Reflections on a vacation.

As I work to turn from “vacation me” back into “normal me,” (a task that involves a lot more laundry than I’d like) I’m thinking back on some of the things I appreciate about the Baltimore/D.C. area every time I’m lucky enough to get there.

•Life is simply very different 1,500 miles from my home. People are kind of piled on top of each other in their houses and apartments, in their transportation, in their work. And something about that constant proximity to others seems to break down some barriers. I often hear that the Midwest is the friendliest part of the country. I disagree. People in the Midwest are superficially pleasant. In my experience, people in the East know how to get along with others through constantly being in close quarters with them. It’s an interesting distinction.

•I LOVE being so near to people who don’t look like or sound like me. Regular contact with folks who have a different color of skin or a different accent / language or a completely different background can only be a good thing.

•Speaking of a different accent, I finally got to hear the “Bawl-mer” accent in a woman from our daughter’s church. It’s very difficult to describe. A little bit southern. I noted that the long “a” sound is substituted for the short “a” sound in most words. Fascinating!

•You have to appreciate a place that knows the correct grammar to use on the express lane signs in the grocery store. Around here it’s always “12 items or less.” Wrong.

By the way, that very “green” sign about not using plastic bags unless requested is a total fib. I had to go to this store three times and got a plastic bag by default every time.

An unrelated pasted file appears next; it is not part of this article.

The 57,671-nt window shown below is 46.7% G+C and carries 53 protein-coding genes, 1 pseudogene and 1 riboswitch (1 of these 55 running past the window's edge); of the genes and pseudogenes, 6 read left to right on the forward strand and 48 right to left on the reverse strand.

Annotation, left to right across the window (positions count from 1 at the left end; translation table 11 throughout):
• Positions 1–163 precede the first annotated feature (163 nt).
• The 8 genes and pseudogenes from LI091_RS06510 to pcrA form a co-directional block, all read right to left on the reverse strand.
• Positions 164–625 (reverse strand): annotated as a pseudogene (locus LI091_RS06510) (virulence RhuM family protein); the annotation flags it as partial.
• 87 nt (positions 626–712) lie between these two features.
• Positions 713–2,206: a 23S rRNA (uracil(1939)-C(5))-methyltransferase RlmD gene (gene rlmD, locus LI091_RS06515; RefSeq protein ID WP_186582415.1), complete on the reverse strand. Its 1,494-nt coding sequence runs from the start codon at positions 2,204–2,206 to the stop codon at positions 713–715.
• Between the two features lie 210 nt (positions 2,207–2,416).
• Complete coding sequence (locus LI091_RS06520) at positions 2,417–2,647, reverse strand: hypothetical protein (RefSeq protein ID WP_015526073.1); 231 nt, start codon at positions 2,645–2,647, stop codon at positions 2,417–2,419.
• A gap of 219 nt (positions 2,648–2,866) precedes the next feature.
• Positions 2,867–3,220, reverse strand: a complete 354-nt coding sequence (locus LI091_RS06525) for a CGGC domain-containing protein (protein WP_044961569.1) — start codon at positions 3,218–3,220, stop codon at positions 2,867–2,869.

•When folks are so close together, space is at a premium, and parking and transportation take on a whole new dimension, walking-distance living and lively neighborhoods are one result. Not only is that fact a fun and novel experience for those of us who feel compelled to own one vehicle per family member (with ample garage/driveway space to park all those cars), it also fosters a great sense of community.

Walking a block and a half to church, which is right across the street from everyone’s favorite ice cream joint. And only a few steps away from a psycic center, a boho boutique, and a high-end restaurant.

One final reflection: One of the loveliest aspects of this vacation was our welcome when we came home. Middle had been on her own while we were gone, and was in class for the entire evening upon our return. She’d spent a few hours earlier in the day cleaning and tidying, doing laundry, and preparing a meal for us, even though she wouldn’t be there to enjoy it. We returned to a peaceful, welcoming, and deliciously-scented home. She’s a gem.

There’s no place like home. But there’s no place like “far away,” either.

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10 thoughts on “Reflections on a vacation.

  1. So interesting to see your perspective of the East and how different it feels from home. When I’ve visited DC, the walkable/city aspect has always been a contrast to my daily suburban life, but the diversity aspect isn’t noticeable to me, because my own workplace is so mixed. I can see how you would really love the contrasts and differences that I mostly take for granted!

    And what a lovely and thoughtful welcome-home from your daughter. What a great surprise! Did it remind you at all of Laura Ingalls and her sisters doing the fall housecleaning, to surprise Ma after she took Mary to college? 🙂

    Liked by 1 person

    • Wow, I hadn’t thought of that episode – I think from Little Town on the Praire – for years! Obviously it’s time for a re-read. And yes, it was very much like that. It was really nice to have a built-in house sitter, as well as someone so awesome to come home to.

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  2. This is an interesting take on the East. Maybe I didn’t give it a good enough chance, but I didn’t care for it all. There were way too many people for my liking. However, I am glad to hear that you enjoyed it and that you came back home to such a nice welcoming.

    Liked by 1 person

    • Well, it has occurred to me that I might just be wearing rose-colored glasses because I associate the east coast with my daughter AND because I’m thoroughly sick of life in the uber-red state of Kansas…

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